These Tiny Homes Could be Life Changers

Sometimes, it takes a village.

Nov 7, 2022


These Tiny Homes Could be Life Changers | Sometimes, it takes a village.

Tiny homes are gaining in popularity all across the US. Whether they are backyard homes for aging parents, lodging for youth, or homes for people who have been living on the streets, these small homes are helping make housing available to underserved populations.

Now Salt Lake City, Utah is building a tiny home village for people who have been chronically homeless. The city council recently approved a project, one year after it was proposed and after many months of public input, reported Deseret News.

The village, which is modeled after a successful program in Austin Texas, will be built on city land and leased to the nonprofit The Other Side Academy for just $1 a year.  But the village will do much more than just house people who have been homeless for at least a year.

The village will be “permanent, beautiful, self-reliant community for the chronically homeless that does more than provide a house,” Joseph Grenny, chairman of The Other Side Academy board, said during the tiny home’s first public unveiling in August 2022. “Its purpose is to change lives.”

It takes a village
The homes will be located on the west-side of the city and the first pilot phase will build 85 homes that will occupy about eight acres. Of these, 54 will be for residents and six homes for staff, according to The Salt Lake Tribune.

Each of the tiny homes will range from 280 to 400 square feet and will have a sitting area, small kitchen with sleek modern appliances, bedroom, and bathroom. The furnishings were donated from Denton House.

The residents will have to pay rent to stay in this drug and alcohol-free village and the units will be leased for 12-months. The nonprofit will help the residents find jobs – there will be social enterprises onsite like a bakery and a thrift shop –, to receive social security disability, or rent vouchers.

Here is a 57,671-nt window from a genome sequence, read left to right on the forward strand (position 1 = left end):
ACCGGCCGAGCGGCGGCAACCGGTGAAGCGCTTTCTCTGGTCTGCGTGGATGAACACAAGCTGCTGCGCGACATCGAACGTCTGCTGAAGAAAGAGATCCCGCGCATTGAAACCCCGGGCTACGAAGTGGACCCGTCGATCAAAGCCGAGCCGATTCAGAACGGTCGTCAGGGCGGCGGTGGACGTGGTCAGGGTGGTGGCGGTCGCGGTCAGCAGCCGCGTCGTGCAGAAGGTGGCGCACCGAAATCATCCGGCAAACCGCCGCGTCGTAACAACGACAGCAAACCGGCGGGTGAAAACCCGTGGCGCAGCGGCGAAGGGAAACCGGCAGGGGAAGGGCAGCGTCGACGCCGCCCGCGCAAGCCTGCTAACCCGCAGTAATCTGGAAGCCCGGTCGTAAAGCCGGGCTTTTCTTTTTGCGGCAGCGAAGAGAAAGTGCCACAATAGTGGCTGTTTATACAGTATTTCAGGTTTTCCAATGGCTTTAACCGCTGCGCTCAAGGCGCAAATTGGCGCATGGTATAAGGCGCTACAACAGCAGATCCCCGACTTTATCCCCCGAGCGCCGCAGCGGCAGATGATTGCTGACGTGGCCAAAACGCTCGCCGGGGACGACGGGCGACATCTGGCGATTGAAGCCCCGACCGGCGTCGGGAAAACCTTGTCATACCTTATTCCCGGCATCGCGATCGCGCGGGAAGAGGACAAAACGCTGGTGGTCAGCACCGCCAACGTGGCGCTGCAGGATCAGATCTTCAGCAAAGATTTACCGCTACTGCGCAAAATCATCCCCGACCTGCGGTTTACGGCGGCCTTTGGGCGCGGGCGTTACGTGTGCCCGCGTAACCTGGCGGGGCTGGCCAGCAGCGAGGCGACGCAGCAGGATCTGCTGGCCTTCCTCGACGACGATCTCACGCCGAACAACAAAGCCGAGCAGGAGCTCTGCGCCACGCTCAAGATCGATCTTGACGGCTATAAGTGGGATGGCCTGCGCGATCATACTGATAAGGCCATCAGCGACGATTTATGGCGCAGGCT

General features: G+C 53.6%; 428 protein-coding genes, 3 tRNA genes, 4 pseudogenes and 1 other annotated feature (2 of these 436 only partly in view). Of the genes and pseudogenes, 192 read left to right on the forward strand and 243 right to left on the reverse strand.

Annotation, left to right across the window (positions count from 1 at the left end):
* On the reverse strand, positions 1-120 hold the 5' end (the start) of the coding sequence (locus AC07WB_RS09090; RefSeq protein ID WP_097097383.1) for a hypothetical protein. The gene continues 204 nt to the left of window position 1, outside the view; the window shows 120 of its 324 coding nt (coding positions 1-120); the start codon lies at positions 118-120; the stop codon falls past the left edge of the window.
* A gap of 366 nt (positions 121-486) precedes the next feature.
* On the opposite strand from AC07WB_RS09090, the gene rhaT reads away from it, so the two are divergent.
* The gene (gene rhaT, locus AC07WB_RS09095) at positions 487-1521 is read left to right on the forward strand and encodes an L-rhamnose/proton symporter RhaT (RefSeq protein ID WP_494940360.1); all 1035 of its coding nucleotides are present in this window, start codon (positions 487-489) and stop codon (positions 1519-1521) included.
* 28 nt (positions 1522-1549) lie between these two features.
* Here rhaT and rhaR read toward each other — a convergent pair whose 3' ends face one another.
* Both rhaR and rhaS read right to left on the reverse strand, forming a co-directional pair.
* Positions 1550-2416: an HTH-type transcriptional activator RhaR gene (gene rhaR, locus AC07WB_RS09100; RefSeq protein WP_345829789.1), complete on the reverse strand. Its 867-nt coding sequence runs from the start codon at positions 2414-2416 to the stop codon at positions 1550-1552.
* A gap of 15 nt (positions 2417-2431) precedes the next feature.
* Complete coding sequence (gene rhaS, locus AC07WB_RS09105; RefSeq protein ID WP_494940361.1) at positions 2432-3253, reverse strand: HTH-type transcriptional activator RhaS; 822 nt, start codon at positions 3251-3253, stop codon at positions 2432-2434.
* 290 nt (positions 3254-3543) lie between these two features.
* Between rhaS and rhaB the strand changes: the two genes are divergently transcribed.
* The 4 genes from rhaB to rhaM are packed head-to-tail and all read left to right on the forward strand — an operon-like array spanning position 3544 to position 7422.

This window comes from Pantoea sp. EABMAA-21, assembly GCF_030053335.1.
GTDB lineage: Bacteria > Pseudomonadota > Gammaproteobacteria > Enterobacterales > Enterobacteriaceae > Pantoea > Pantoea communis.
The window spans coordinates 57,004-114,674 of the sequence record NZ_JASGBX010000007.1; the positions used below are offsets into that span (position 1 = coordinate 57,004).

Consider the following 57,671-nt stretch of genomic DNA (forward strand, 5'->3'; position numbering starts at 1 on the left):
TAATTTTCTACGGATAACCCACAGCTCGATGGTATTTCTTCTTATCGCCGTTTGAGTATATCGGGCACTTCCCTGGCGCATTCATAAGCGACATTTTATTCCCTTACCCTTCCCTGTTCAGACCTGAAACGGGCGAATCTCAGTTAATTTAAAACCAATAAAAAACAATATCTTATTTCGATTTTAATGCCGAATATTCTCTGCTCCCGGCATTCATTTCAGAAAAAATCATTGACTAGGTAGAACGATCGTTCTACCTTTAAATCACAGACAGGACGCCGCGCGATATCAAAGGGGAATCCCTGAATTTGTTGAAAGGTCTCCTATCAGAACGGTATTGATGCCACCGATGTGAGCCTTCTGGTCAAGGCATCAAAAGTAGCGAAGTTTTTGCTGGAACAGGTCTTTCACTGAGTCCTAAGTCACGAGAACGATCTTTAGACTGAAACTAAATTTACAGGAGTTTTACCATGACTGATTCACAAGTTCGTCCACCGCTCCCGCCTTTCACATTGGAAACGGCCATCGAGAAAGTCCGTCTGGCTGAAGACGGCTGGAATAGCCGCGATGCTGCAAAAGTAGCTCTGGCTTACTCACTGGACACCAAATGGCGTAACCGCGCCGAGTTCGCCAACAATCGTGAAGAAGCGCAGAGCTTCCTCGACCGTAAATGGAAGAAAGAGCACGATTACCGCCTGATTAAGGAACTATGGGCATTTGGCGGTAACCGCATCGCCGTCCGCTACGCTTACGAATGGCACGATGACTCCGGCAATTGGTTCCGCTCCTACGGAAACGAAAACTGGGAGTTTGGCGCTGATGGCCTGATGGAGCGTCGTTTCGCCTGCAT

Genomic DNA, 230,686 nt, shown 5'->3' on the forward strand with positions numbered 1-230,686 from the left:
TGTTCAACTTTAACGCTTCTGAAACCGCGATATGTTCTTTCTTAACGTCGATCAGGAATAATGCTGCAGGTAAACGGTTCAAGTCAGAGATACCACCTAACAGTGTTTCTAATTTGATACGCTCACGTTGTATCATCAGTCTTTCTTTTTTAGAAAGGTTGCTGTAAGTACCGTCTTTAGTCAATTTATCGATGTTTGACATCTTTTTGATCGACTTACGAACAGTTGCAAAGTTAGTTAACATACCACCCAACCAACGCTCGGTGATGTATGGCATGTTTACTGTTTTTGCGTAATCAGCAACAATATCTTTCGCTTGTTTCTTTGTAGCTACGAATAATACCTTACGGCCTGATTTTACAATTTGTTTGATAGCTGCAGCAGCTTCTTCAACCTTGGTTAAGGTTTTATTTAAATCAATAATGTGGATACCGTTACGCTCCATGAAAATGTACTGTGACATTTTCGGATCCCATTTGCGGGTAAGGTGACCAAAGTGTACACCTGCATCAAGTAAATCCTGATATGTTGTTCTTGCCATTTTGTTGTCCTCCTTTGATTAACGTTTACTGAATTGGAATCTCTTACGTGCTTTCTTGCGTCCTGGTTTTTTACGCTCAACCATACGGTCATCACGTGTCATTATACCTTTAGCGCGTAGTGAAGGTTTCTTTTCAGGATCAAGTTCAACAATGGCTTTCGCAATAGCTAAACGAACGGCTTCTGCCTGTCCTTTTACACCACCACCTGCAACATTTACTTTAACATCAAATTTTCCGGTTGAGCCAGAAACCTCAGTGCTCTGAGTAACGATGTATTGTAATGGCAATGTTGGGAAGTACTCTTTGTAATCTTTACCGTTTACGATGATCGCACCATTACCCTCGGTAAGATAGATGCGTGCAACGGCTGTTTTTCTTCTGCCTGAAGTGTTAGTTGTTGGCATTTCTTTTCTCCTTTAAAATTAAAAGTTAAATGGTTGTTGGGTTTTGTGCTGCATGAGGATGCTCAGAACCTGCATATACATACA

“It may be small,” Tanya Takoda Peatross, who has gone from a life of couch surfing to now taking part in the Other Side Academy’s program in her journey toward self-sufficiency told Deseret News. “But this could do. ... I could definitely live here.”

There will be an additional 25 nightly rentals modeled on Airbnb that will generate some income for the village, according to Deseret News. There are plans to include community buildings like a medical clinic and a small market. The village will also offer social services including mental health treatment and substance abuse counseling.

Different phases
While The Other Side Village organization expects that the first residents will move in during the summer of 2023, the plan is to ultimately build 430 homes on all 40 acres. But, while the city has approved the first phase, there are performance metrics that must be met before more homes will be approved.

Salt Lake City’s mayor Erin Mendenhall told The Salt Lake Tribune that the city was still fine-tuning the contract, factoring in feedback from the public and council. The city will be able to increase the lease amount or back out of the deal if the requirements are not met.

The administration saw the plan as a way to reduce the cost of public care for homeless residents, to free-up badly needed shelter space, and to create a way to provide secure housing for the underserved. It is also hoped that the project will encourage more development in the city’s west side.

But Grenny is confident that the community will be a success. We will be true to the trust. In coming months and years, we pledge to our new neighbors that the neighborhood will be more vibrant, more prosperous and even more beautiful because you have allowed us to come.” He told the Salt Lake Tribune.

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Bonnie has dedicated her life to promoting social justice. She loves to write about empowering women, helping children, educational innovations, and advocating for the environment & sustainability.